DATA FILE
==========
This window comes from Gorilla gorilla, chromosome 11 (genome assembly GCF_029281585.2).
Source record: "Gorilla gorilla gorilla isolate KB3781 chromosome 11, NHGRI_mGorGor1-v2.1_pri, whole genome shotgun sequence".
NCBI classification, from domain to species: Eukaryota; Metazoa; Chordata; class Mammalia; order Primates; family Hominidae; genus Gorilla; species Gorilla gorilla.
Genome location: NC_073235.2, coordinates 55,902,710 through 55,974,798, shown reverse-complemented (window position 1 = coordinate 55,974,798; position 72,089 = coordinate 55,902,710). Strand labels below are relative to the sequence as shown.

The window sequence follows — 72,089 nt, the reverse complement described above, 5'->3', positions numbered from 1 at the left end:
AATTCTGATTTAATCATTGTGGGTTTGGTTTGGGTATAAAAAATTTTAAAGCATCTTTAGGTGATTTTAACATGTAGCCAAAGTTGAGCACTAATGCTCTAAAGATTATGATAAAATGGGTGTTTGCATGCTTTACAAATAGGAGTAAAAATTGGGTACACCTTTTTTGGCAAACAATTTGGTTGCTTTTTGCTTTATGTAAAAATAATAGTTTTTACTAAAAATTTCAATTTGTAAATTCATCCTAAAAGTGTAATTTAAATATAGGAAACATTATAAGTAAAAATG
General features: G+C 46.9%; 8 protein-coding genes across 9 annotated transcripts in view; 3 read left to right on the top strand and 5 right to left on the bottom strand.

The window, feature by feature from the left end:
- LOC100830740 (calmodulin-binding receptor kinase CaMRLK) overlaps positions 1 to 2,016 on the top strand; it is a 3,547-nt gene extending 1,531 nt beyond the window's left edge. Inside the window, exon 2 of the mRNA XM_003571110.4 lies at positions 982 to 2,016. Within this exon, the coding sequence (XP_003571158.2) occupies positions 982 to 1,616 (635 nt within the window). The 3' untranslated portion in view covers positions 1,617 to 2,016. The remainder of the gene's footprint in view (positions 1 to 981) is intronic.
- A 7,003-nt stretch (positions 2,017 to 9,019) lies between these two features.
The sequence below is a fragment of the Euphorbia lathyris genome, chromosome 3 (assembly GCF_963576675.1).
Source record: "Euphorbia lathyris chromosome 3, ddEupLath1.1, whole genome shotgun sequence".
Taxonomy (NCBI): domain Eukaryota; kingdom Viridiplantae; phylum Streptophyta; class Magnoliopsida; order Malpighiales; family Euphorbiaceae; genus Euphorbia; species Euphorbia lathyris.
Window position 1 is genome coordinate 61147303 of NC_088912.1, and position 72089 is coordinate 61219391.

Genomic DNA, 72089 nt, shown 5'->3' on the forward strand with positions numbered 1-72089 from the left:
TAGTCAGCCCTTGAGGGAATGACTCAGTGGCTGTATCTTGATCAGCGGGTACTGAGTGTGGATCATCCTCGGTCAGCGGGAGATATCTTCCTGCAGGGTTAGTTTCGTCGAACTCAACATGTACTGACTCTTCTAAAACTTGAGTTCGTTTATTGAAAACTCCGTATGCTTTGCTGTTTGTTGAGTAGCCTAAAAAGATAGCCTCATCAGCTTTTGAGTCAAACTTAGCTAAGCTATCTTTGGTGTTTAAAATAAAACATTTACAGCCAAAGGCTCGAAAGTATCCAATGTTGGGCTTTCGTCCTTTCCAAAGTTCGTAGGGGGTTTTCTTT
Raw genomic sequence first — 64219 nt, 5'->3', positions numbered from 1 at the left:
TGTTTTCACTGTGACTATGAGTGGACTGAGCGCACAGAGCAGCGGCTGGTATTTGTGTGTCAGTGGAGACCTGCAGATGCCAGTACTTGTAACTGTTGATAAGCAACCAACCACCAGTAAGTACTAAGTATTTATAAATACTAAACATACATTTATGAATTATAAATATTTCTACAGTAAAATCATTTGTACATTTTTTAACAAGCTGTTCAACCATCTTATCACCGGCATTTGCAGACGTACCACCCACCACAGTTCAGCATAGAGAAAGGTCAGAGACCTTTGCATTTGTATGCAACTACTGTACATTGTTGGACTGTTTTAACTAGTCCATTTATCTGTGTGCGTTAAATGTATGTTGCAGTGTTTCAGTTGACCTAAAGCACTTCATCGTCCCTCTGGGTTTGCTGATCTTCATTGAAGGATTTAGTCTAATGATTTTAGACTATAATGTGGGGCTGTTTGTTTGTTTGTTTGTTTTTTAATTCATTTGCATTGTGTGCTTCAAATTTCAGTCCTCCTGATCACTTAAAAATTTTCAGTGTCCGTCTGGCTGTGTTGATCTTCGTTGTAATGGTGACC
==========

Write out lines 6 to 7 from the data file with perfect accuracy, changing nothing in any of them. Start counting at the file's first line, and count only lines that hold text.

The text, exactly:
AATTCTGATTTAATCATTGTGGGTTTGGTTTGGGTATAAAAAATTTTAAAGCATCTTTAGGTGATTTTAACATGTAGCCAAAGTTGAGCACTAATGCTCTAAAGATTATGATAAAATGGGTGTTTGCATGCTTTACAAATAGGAGTAAAAATTGGGTACACCTTTTTTGGCAAACAATTTGGTTGCTTTTTGCTTTATGTAAAAATAATAGTTTTTACTAAAAATTTCAATTTGTAAATTCATCCTAAAAGTGTAATTTAAATATAGGAAACATTATAAGTAAAAATG
General features: G+C 46.9%; 8 protein-coding genes across 9 annotated transcripts in view; 3 read left to right on the top strand and 5 right to left on the bottom strand.